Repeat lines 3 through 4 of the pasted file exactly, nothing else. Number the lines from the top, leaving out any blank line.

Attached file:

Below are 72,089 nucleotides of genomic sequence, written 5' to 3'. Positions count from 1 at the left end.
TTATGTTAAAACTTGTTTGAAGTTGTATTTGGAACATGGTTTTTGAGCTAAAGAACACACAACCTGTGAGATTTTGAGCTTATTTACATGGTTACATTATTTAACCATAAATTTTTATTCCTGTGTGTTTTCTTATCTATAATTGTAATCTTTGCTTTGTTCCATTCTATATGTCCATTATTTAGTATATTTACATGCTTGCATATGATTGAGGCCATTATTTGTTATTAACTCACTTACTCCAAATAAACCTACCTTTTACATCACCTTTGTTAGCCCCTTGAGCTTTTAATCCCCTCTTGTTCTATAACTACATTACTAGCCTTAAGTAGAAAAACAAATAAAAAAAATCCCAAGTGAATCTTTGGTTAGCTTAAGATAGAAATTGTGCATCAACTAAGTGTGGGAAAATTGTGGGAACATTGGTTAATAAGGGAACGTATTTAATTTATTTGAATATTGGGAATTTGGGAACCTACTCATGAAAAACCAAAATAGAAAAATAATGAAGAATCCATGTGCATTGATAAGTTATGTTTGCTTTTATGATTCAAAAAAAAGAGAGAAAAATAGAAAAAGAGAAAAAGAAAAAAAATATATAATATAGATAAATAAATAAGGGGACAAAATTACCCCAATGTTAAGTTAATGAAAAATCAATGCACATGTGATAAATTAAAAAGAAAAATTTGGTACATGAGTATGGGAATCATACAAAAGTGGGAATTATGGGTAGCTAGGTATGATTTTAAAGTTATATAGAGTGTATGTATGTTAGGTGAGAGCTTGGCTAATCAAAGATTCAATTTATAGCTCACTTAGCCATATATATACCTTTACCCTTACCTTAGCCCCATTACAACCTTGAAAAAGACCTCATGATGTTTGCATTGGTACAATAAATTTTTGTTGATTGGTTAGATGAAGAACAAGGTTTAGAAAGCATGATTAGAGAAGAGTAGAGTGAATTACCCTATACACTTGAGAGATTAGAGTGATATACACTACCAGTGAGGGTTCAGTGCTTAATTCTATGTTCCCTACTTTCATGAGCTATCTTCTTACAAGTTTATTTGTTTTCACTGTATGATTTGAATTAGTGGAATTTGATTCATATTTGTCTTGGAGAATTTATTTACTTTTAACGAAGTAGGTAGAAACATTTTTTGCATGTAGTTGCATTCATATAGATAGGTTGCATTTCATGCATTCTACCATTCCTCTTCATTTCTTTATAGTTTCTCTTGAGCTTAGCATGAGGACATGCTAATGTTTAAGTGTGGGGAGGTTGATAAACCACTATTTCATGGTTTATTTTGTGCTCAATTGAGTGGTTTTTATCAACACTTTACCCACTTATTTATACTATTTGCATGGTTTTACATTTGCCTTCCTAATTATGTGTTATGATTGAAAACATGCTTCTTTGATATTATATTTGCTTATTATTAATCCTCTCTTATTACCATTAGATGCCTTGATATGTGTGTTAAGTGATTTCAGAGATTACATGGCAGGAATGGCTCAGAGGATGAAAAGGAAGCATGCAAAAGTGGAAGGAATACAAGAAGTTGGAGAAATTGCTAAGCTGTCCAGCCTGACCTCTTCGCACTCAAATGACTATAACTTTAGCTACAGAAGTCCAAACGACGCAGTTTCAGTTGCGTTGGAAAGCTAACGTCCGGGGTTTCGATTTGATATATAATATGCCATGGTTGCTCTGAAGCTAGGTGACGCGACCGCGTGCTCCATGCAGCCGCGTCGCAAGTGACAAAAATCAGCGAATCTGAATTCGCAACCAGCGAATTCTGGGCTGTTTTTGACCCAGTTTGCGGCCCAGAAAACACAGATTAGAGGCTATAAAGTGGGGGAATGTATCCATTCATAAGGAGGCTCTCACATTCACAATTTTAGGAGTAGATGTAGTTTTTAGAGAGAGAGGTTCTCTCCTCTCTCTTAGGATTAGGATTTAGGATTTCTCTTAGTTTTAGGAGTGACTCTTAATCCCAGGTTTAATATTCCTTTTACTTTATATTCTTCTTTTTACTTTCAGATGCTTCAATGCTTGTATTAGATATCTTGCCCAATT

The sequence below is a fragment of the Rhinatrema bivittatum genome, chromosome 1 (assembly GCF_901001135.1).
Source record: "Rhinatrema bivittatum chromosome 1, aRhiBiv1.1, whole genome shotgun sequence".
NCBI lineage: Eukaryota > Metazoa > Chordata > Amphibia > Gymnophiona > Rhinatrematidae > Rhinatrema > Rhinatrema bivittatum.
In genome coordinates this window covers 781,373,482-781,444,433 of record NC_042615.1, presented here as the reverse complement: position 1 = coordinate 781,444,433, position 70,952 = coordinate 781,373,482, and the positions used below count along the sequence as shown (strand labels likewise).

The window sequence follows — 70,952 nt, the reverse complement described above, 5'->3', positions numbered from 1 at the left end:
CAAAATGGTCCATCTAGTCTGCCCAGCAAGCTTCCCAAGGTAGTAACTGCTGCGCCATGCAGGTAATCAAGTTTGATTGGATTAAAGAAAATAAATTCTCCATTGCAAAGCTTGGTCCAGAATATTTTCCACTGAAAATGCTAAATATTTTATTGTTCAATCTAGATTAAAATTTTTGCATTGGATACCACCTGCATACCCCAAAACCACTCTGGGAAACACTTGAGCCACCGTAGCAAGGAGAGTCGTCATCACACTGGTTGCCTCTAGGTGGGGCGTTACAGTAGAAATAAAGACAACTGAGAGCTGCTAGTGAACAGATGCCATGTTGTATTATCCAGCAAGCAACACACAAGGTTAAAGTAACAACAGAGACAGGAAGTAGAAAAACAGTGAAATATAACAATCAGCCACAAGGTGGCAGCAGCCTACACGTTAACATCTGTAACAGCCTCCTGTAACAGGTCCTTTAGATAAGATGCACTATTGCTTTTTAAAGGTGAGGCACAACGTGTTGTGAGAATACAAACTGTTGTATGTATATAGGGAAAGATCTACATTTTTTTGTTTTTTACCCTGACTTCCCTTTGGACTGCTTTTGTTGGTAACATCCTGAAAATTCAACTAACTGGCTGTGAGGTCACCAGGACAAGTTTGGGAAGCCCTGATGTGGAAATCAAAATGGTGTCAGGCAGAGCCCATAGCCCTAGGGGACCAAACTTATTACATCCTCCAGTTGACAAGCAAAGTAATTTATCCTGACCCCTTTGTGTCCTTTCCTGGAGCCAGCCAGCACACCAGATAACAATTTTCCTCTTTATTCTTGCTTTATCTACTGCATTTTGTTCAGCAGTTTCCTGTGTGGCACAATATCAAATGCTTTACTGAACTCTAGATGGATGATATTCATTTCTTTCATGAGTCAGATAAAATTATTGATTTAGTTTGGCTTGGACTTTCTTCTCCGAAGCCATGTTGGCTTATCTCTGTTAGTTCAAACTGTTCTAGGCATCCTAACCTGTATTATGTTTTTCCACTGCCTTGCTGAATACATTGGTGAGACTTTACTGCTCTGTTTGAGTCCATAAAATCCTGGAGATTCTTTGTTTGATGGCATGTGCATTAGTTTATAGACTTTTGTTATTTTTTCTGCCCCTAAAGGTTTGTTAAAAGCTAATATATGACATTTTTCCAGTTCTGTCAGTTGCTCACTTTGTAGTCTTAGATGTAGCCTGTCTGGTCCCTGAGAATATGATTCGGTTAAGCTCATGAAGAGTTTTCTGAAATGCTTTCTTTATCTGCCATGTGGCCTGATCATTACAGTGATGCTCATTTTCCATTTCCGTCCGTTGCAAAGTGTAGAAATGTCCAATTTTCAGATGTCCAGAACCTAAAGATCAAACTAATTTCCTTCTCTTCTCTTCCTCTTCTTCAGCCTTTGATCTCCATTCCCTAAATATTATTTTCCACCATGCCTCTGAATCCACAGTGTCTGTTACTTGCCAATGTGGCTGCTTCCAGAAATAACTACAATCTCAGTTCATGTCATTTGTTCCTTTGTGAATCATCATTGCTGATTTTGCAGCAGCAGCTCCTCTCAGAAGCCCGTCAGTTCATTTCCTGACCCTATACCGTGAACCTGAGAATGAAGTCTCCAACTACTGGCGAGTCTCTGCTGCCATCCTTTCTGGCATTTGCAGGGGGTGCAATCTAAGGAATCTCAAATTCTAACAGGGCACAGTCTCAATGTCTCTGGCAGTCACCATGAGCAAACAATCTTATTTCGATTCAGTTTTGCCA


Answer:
The sequence below is a fragment of the Rhinatrema bivittatum genome, chromosome 1 (assembly GCF_901001135.1).
Source record: "Rhinatrema bivittatum chromosome 1, aRhiBiv1.1, whole genome shotgun sequence".